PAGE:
Space Needle and a wildfire smoky sky.
Seattle in the summer, under wildfire smoke on August 19, 2023. With climate hazards increased over the years, the resilience hub program aims to offset their impacts. (Clifford Heberden).

The City is working to implement resilience hubs, which advocates have pushed to be community-led.

Anticipating climate change’s impact on residents, the City of Seattle is planning the implementation of resilience hubs in various neighborhoods around town.

With priorities set for overburdened communities, the creation of these new community centers represent an opportunity for Seattle residents to get needs met.

Kristin Brown, spokesperson for the Office of Sustainability & Environment, described resilience hubs as a network of trusted, community-serving facilities that can support residents before, during, or after a disruption, and in their daily lives. Resilience hubs can help the City of Seattle respond to the growing impacts of climate change such as extreme heat events, wildfire smoke, and flooding, she said.

“They can support local communities’ response to climate change-related emergencies and increase resiliency year-round,” Brown said. “They are facilities designed and managed to support residents, coordinate communication, distribute resources, serve as facilities of refuge during emergencies, and reduce carbon pollution while enhancing quality of life.” 

During smoke season or extreme heat events, the hubs offer a climate-controlled space with clean, healthy air, which is crucial for Seattleites whose homes lack air conditioning or smoke filtration. 

The hub program offers an opportunity to address community needs related to emergency management, emergency response, climate change mitigation and social equity, while providing chances for communities to become more socially connected.  

“Other cities across the U.S. have successfully implemented this strategy including Baltimore, Los Angeles, and our neighbors in Vancouver, B.C.,” Brown said.

The foundational work

K. Baja, (“Baja”), Director of Direct Support and Innovation for the Urban Sustainability Directors Network, founded the resilience hub concept in her time as Climate and Resilience Planner with the City of Baltimore.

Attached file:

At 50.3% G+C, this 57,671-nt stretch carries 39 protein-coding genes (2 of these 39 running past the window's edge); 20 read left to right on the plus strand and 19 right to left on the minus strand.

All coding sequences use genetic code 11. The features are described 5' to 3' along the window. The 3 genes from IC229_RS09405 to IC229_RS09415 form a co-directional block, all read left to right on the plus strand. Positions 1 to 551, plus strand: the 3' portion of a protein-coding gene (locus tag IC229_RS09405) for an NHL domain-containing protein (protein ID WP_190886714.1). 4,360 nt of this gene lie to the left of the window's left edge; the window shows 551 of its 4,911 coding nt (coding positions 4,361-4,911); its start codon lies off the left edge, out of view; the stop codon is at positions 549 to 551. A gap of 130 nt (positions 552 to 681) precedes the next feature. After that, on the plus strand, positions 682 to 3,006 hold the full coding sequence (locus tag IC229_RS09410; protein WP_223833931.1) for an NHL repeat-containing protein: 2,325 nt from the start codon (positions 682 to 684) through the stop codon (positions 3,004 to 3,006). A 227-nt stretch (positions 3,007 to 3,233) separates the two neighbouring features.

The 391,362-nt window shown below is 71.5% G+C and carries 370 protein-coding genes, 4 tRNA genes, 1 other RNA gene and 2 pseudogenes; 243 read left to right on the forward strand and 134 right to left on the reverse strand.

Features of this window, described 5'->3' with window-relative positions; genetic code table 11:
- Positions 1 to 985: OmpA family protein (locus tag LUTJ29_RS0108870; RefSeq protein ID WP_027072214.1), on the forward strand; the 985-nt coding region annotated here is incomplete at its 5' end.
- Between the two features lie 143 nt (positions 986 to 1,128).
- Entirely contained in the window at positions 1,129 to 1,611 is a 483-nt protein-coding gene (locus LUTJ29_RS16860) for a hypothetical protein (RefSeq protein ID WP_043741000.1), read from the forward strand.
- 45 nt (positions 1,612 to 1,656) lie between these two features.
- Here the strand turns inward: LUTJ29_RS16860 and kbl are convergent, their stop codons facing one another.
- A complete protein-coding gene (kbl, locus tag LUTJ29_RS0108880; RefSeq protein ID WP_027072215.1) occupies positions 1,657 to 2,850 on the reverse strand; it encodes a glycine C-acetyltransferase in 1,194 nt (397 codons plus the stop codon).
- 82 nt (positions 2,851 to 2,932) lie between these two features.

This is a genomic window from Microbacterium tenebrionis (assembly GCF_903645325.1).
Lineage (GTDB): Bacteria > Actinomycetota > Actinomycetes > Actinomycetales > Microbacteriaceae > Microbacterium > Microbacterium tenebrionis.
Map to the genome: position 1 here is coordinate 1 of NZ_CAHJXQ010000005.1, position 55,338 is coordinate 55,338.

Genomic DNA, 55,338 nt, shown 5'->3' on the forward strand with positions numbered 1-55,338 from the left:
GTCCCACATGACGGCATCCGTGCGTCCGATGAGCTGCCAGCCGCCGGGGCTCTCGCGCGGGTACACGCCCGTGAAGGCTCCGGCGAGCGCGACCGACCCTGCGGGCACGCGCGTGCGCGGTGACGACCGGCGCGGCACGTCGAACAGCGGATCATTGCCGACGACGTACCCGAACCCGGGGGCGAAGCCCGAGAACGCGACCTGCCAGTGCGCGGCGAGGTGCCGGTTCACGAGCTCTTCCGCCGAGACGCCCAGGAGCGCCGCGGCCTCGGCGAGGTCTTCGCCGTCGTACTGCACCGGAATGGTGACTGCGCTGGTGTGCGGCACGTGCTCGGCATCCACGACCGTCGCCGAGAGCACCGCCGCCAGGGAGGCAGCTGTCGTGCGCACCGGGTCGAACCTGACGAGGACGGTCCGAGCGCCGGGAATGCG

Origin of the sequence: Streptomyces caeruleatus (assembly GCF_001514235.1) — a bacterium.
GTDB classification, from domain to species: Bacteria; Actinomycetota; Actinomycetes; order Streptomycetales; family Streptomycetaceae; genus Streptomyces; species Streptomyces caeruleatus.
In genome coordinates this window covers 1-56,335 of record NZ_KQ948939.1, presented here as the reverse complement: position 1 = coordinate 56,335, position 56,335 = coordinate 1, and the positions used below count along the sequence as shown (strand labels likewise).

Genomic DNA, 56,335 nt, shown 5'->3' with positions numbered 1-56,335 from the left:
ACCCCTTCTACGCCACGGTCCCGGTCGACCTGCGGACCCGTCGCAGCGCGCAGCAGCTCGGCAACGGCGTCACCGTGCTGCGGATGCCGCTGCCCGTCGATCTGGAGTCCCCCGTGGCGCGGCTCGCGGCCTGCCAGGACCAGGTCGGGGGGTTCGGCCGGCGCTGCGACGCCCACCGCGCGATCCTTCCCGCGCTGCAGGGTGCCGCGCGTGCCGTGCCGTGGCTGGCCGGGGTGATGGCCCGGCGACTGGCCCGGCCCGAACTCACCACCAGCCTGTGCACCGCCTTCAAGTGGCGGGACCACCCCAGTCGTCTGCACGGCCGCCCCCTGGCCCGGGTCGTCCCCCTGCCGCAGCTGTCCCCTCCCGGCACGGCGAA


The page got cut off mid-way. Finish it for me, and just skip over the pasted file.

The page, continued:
Back in 2012, Baja was working on the City of Baltimore’s All-Hazards Mitigation Plan and couldn’t believe FEMA only required the city to hold two community meetings for something so tied to preparedness, resilience and community need.

“I started talking with folks and kind of going out and doing more interviews, more sitting on stoops and having conversations learned that people didn’t really want to interact with the City because they didn’t trust the City,” Baja said. 

People wouldn’t go to cooling centers or heating spaces because so much distrust between community members and local governance had built up over time. 

So instead of just proceeding with making plans and building kits with community members, “we slowed the process way down and decided to hold these sessions where people were expressing what their needs were, and then expressing how they wanted to be approached in relation to building community resilience,” Baja said. 

Recognizing the history of harm within the City of Baltimore, the resilience hub program aimed to empower community organizations that were already trying to do this work.

“We started working with existing community spaces, community centers that people trusted and went to,” Baja said. “We found community-based partners that owned their own facilities, or actually community members who had access to certain spaces that were trusted in the neighborhood, and started testing [resilience hubs] out that way.”

In over a decade of doing this work, Baja found that the best resilience hubs, the ones that are up and running and serving the community year-round, are housed in spaces that aren’t owned by local governments.

“There are so many lessons learned across the country from different resilience hubs,” Baja said. “But essentially, the way that these are best implemented is if they’re not new buildings, and if they’re not city-owned facilities.” 

A couple doors up from Boylston Avenue and E Pine Street, discarded belongings and pillows lay underneath advertising for real estate. With the resilience hub program being designed, can homelessness be addressed through resilience building? (Clifford Heberden)